A lot of kids will say, I'm mad. Well, what does that really mean? Helping them learn how to express what they really mean with that. 

Can you tell us just a little bit about as kids get a little bit older. Because I can see, like you mentioned, maybe when they're little, having the circle works really well. As kids get older, how do you see the mindfulness minute affecting junior-high-age kids or high-school-age kids as teachers try and implement some of these strategies? 

So I visited Valley High School in Jordan School District, which is their alternative program. So these are all kids who are higher at risk for various things. And they have a mindful minute right at the very beginning of the day. They play music, or it goes over the intercom. But because the kids know that's part of the routine, if you're in the hall when the mindful moment comes on their intercom, they stop. 


They actually know that this is a chance for me to get into the groove of school. I'm leaving the world behind for a few minutes. And they know that they're not on their phones. They put their phone in their pocket or in their backpack during that mindful minute. Because it's become the norm, it's acceptable. Once you have it become the norm, it's no longer this weird thing that you're doing. And kids will respond to it it's not taken for advantage at that point. 

Yeah, I'd like to kind of go along with what Holly is saying. Because in one of the classes I'm taking-- I'm in a doctoral program here at the U-- one of my professors has a mindful minute at the beginning of class. But I think it serves a different purpose for us as adults. Because there aren't those cell phone rules, where it's like, you won't be on your cell phone in this class. Because we're all professionals. And so it's somehow accepted, right? But we don't get that chance. We don't give that to ourselves, the gift of taking a pause. 

And she just gives us a minute, reminds us to breathe, close our eyes if we want to, not be on a device. And I think, the first week, I think people thought it was kind of cheesy, and everyone is too cool for it. And now I can tell you, everyone looks forward to it, because it might be the only quiet minute of your whole day.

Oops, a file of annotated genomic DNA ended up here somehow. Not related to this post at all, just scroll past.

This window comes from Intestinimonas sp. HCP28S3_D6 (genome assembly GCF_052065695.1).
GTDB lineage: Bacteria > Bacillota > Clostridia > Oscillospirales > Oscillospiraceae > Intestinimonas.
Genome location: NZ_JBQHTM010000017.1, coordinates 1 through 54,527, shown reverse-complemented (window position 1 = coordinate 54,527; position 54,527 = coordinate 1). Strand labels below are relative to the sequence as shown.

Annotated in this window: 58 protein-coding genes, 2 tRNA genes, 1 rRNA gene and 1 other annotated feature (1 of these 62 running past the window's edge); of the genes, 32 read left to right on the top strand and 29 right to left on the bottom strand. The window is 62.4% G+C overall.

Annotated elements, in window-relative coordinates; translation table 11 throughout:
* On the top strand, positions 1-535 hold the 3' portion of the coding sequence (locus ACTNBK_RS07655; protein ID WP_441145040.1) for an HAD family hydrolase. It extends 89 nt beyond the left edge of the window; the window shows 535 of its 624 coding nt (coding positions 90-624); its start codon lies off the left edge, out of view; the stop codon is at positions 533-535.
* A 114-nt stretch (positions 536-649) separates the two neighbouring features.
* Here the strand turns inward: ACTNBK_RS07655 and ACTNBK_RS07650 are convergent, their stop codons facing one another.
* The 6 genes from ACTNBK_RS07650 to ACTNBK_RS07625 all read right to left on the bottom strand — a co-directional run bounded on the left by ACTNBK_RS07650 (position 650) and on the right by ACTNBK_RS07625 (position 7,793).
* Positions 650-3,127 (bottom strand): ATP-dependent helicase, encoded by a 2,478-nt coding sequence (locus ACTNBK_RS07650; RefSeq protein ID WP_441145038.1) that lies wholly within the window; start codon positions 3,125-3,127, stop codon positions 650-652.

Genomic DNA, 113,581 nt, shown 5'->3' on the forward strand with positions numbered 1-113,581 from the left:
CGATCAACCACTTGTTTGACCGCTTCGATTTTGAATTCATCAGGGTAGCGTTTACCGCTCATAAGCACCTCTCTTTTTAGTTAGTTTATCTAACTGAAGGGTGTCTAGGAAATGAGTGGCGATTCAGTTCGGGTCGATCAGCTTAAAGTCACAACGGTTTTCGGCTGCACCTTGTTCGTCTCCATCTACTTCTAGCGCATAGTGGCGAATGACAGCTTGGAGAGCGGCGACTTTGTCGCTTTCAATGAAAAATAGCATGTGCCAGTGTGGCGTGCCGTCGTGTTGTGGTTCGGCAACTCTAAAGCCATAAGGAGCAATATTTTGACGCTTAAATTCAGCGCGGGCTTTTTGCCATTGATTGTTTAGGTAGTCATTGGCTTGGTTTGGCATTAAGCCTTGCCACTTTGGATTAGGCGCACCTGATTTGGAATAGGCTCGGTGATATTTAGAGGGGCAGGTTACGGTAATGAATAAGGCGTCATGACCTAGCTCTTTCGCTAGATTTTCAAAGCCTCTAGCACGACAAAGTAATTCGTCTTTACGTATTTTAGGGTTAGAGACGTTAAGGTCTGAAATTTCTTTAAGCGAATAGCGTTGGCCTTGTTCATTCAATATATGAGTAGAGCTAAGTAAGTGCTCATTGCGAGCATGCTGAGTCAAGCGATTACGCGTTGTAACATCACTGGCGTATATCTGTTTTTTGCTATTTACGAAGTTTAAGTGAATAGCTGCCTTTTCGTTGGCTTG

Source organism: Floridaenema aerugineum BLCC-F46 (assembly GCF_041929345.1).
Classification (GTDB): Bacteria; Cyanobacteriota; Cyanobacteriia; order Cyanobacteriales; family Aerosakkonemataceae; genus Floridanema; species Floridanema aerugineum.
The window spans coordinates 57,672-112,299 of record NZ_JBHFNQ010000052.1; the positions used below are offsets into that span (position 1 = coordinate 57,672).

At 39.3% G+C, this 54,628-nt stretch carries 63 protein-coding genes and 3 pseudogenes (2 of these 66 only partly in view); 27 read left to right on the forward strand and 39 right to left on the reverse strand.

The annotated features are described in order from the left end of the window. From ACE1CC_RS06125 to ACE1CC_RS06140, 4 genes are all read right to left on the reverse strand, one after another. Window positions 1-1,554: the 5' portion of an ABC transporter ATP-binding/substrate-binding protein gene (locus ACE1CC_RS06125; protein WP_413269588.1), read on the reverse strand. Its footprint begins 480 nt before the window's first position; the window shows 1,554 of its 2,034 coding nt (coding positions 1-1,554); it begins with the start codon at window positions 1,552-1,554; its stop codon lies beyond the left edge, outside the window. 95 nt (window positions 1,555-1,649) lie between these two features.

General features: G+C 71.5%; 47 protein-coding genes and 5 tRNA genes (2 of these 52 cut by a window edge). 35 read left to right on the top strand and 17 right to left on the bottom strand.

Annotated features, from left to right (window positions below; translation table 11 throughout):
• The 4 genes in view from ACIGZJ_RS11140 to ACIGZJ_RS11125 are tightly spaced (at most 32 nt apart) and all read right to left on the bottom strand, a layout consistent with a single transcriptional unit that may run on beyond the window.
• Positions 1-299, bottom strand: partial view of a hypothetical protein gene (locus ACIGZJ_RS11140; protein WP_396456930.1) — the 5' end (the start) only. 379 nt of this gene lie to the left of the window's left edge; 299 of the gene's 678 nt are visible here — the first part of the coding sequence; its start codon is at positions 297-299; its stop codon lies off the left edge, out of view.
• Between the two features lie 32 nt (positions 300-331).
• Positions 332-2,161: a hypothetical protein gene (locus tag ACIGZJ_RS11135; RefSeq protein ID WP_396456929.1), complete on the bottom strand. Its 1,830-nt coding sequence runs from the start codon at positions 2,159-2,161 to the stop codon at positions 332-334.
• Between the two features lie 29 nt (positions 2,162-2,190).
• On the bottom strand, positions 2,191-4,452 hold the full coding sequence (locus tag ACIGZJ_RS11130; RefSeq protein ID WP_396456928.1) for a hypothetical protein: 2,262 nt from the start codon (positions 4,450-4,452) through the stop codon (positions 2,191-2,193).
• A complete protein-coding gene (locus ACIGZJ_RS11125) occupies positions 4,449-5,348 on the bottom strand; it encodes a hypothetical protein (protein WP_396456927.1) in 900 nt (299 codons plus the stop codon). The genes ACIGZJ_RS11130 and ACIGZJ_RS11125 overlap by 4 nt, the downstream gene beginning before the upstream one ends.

Right. Well, and I was thinking, when you were talking about that, I was watching a video on the impacts of technology on the brain. And they were talking about how kids multitask. So they're doing their homework on the computer. They have music playing. They're also playing a video game. Plus they have their phone, and they've got their-- chatting on social media. 

And I looked at what I was doing at the moment while I was watching this video. I had my notebook open. I had my phone on my Facebook. I was receiving a text. And I thought, I'm just as bad as the kids are. I need to have that moment, to be able to put it down, to say, hey, it's OK to take time. 

When we think about taking time-- this kind of goes into the self-care piece-- we are so worried about getting everything done that we think multitasking is productive. But are we really that productive when we multitask? 


And is it OK for us to say, hey, you know what? I need to take care of myself. I need to put down my phone. I need to take the three minutes to just be in the zone, just to breathe and feel myself breathe. 

One activity that I did when I was doing some mindful training was it took us five minutes to eat one raisin. Have you ever felt a raisin-- have you ever like squished it in your hand, and then put a different one-- obviously, because clean hands-- 


But put a raisin in your mouth, and feel the wrinkles, feel the taste, the juices come out, really take time to be present with a raisin. I had never done that before. I don't have time to have lunch, let alone five minutes to eat a raisin. One raisin is kind of-- but that's what we need to give yourself permission to do, is to take that time. 

UEN is housed at the University of Utah. And they have a wellness program here. And over the holidays they sent everyone a dark chocolate with kind of the same instructions. Like, stop, don't just eat this chocolate. First, take a pause. Look at the chocolate. Smell the chocolate. Enjoy the chocolate. And it was all about mindfulness, giving yourself a chance to really pause. 

So kind of since we are talking about that self-care, as a teacher who maybe has a crazy class where they feel like they're always yelling-- how do we feel after we yell? Does it make you feel better? Do you feel like you're just the best teacher in the world after you've yelled at your class? 

No, because then the guilt comes in. 

Right? Exactly. So how can this help teachers? How can it help professionals? 

So I think that the first thing is you have to stop. You have to give yourself permission. We don't do that very often, and so we need to. Second of all, we need to set boundaries. It's OK to say I'm leaving work at 4 o'clock when my contract time is up, and I'm going to go home and I'm not going to look at my email. I'm not going to answer extra messages. If a text message comes through, it's OK if I don't answer it. 

I was doing a study of the change in use of cell phone, and how that's changed the workplace environment. And it went from being only available while we're at work to being available 24 hours a day. And that impact on staff members, on faculty, is huge. So we need to give ourselves permission.